Linwood Cemetery opened in 1884, was the first Christchurch cemetery located outside the town ‘on sanitary grounds’.
Entrance off Butterfield Avenue (next door to Bromley Park on Buckleys Road)
It was at one time called Christchurch Cemetery or Sandilands Cemetery, on account of the sandy soil, very suitable for digging. It has many large and interesting monuments, most of which are to the memory of early residents of the eastern suburbs. It has a Jewish section, including graves resited from the 19th century Jewish cemetery in Hereford Street. There are many notable people buried in the cemetery, along with a number of 'colourful' characters.
This cemetery, which has some exquisite examples of early monumental masonry, has fallen into disrepair as a result of vandalism and neglect. The sandy soils on this site do not provide a sound foundation for headstones and surrounds. An extensive restoration programme is currently in progress. This includes repairs to monumental masonry, path reconstruction, landscape enhancement and entrance redevelopment.
The Linwood Cemetery Working Party was set up as a vehicle for community input into planning and redevelopment and they have been active in work at the cemetery, along with Linwood Intermediate School.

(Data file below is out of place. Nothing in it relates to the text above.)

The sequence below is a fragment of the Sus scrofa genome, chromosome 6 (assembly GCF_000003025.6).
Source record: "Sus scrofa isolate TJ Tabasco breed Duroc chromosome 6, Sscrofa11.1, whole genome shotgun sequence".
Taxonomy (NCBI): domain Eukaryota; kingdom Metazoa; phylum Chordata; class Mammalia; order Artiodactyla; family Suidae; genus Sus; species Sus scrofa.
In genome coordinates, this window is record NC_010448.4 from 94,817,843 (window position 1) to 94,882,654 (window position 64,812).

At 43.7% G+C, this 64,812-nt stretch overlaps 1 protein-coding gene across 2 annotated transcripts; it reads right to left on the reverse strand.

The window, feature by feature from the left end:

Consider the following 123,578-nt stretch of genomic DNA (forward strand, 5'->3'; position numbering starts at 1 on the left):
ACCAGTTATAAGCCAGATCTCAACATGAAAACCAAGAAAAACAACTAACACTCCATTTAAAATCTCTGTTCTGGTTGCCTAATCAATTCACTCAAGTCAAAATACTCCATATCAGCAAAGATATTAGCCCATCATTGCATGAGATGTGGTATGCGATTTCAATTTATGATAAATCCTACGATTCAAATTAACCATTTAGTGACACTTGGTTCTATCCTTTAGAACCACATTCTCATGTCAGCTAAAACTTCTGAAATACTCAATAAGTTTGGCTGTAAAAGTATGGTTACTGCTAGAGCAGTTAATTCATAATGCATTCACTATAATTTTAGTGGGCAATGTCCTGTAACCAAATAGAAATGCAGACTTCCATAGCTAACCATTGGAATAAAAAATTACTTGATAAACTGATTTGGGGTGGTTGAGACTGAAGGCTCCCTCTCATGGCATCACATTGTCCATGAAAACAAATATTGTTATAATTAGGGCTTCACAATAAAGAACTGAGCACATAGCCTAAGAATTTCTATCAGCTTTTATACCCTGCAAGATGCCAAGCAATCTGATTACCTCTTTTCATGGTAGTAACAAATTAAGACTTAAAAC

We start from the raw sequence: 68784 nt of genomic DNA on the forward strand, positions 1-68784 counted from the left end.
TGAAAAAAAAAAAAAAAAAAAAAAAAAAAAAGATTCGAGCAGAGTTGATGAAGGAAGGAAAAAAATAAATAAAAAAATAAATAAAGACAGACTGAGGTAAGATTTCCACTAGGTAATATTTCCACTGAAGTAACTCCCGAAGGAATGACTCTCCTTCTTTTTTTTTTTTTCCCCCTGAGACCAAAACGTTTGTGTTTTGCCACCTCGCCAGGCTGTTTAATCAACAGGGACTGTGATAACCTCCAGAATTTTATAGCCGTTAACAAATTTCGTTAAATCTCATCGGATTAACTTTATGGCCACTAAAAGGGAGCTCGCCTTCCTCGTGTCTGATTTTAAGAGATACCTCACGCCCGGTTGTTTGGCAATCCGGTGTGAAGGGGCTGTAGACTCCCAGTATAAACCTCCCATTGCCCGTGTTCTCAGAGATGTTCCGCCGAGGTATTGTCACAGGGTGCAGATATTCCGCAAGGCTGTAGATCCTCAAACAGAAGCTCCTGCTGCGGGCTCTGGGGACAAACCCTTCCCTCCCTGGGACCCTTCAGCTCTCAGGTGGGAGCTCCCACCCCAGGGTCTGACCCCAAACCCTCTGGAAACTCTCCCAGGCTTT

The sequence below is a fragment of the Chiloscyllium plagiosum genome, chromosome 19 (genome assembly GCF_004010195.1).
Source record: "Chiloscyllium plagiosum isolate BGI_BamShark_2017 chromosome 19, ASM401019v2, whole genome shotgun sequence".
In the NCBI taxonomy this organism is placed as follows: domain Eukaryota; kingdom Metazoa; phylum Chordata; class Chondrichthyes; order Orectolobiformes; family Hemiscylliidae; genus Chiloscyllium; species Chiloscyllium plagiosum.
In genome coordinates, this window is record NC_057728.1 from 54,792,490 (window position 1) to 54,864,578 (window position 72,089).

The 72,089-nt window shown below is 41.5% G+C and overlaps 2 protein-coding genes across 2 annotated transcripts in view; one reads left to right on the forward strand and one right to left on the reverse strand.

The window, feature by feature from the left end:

The cemetery was the first Christchurch cemetery located outside the town ‘on sanitary grounds’ and is situated on what was once a large sand dune.
The cemetery is open to all denominations and is divided into specific areas. The layout of the cemetery is a variety of grid patterns despite the undulating topography.
The cemetery has a Jewish section, including graves re - sited from the 19th Century Jewish Cemetery in Hereford Street and is an important site for the Hebrew community as it is the only designated Jewish cemetery in Christchurch.
In 1884 the Council approved the construction of a tramway to the cemetery from the corner of Cashel and High streets and by 1885 had built a tramway hearse. Although now covered by asphalt, tram tracks survive beneath the main pathway within the cemetery.
There was a Sexton’s Lodge situated near the Butterfield Avenue entrance and a simple mourning kiosk. New gates similar in design to the original were built in 2005 at the Butterfield Avenue entrance.
The cemetery contains a range of graves from traditional monumental style to newer memorial style. There are a small number of elaborate sculptural monuments the most notable being the Fairhurst mausoleum, the peacock mausoleum and the Henry Thomson grave.
Plantings in the cemetery include exotic and more recent native planting, pines and macrocarpas which are concentrated around the perimeter of the cemetery.
Linwood Cemetery is available full except for burials pre purchased plots and second interments.The Jewish area. has available burial plots.
Linwood has available ash plots.